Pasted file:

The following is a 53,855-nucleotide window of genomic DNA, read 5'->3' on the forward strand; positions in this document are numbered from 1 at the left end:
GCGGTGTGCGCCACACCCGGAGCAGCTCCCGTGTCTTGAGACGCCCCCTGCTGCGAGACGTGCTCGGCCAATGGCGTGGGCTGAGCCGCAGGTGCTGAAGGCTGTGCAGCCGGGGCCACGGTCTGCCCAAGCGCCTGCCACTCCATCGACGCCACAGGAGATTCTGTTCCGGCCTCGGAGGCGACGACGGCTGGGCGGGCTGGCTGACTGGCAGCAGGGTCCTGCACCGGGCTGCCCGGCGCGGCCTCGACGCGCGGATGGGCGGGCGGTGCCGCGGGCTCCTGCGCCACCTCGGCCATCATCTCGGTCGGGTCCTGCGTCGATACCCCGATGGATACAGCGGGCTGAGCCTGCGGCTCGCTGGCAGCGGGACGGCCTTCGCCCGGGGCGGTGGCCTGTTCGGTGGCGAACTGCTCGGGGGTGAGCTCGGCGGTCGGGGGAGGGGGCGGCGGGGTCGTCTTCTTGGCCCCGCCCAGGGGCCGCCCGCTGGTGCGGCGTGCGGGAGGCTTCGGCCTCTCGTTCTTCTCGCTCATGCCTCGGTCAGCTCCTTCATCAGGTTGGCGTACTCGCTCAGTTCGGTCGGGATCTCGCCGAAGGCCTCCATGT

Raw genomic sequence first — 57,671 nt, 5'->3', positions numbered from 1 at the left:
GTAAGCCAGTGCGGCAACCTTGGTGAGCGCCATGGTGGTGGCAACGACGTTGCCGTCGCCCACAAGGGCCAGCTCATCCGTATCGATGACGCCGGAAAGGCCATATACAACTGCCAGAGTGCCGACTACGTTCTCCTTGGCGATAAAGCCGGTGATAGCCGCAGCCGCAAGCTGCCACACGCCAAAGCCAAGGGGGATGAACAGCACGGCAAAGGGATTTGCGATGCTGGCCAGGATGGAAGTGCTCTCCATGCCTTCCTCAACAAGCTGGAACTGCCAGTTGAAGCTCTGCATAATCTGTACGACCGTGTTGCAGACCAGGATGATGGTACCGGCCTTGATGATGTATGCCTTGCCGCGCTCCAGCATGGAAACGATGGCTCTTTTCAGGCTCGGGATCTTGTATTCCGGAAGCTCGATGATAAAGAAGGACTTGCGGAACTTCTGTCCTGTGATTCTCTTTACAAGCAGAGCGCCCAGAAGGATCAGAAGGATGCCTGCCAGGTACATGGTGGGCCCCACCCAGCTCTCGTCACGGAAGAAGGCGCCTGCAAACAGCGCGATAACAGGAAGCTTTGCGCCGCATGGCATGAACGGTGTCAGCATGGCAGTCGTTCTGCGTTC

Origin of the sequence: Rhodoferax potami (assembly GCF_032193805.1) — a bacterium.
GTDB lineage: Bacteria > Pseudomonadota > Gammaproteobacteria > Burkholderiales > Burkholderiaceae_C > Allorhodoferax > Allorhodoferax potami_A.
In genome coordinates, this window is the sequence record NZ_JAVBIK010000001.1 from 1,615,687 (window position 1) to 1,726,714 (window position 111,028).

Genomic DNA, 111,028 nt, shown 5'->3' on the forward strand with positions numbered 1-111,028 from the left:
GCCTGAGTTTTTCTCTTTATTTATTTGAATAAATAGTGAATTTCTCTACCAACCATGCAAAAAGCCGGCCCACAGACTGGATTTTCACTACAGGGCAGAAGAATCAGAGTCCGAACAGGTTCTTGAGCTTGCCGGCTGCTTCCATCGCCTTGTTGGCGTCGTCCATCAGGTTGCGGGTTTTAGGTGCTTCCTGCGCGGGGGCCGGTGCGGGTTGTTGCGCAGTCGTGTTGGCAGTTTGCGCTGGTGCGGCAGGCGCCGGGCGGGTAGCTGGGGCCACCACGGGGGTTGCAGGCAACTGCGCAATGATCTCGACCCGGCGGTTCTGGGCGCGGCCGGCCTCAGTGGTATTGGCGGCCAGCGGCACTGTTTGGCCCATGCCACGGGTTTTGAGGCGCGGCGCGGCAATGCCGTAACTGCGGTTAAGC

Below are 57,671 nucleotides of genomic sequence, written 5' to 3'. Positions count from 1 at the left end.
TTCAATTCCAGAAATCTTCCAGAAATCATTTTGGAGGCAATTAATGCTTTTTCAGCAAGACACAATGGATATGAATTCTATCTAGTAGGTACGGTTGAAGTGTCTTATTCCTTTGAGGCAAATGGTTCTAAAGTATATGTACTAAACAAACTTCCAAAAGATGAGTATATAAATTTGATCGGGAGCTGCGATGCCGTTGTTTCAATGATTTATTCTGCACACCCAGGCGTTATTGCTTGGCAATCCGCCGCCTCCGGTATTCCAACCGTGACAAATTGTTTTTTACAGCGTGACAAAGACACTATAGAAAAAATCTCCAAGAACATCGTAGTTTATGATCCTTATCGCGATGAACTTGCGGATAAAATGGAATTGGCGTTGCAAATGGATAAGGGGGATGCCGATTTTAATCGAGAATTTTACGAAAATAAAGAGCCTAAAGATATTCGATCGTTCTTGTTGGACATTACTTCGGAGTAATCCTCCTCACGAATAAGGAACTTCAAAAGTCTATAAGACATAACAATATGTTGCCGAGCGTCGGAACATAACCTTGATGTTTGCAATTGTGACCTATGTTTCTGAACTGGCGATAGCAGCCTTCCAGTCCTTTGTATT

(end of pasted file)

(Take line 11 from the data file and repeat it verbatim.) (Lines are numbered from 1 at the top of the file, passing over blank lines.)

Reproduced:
TTCAATTCCAGAAATCTTCCAGAAATCATTTTGGAGGCAATTAATGCTTTTTCAGCAAGACACAATGGATATGAATTCTATCTAGTAGGTACGGTTGAAGTGTCTTATTCCTTTGAGGCAAATGGTTCTAAAGTATATGTACTAAACAAACTTCCAAAAGATGAGTATATAAATTTGATCGGGAGCTGCGATGCCGTTGTTTCAATGATTTATTCTGCACACCCAGGCGTTATTGCTTGGCAATCCGCCGCCTCCGGTATTCCAACCGTGACAAATTGTTTTTTACAGCGTGACAAAGACACTATAGAAAAAATCTCCAAGAACATCGTAGTTTATGATCCTTATCGCGATGAACTTGCGGATAAAATGGAATTGGCGTTGCAAATGGATAAGGGGGATGCCGATTTTAATCGAGAATTTTACGAAAATAAAGAGCCTAAAGATATTCGATCGTTCTTGTTGGACATTACTTCGGAGTAATCCTCCTCACGAATAAGGAACTTCAAAAGTCTATAAGACATAACAATATGTTGCCGAGCGTCGGAACATAACCTTGATGTTTGCAATTGTGACCTATGTTTCTGAACTGGCGATAGCAGCCTTCCAGTCCTTTGTATT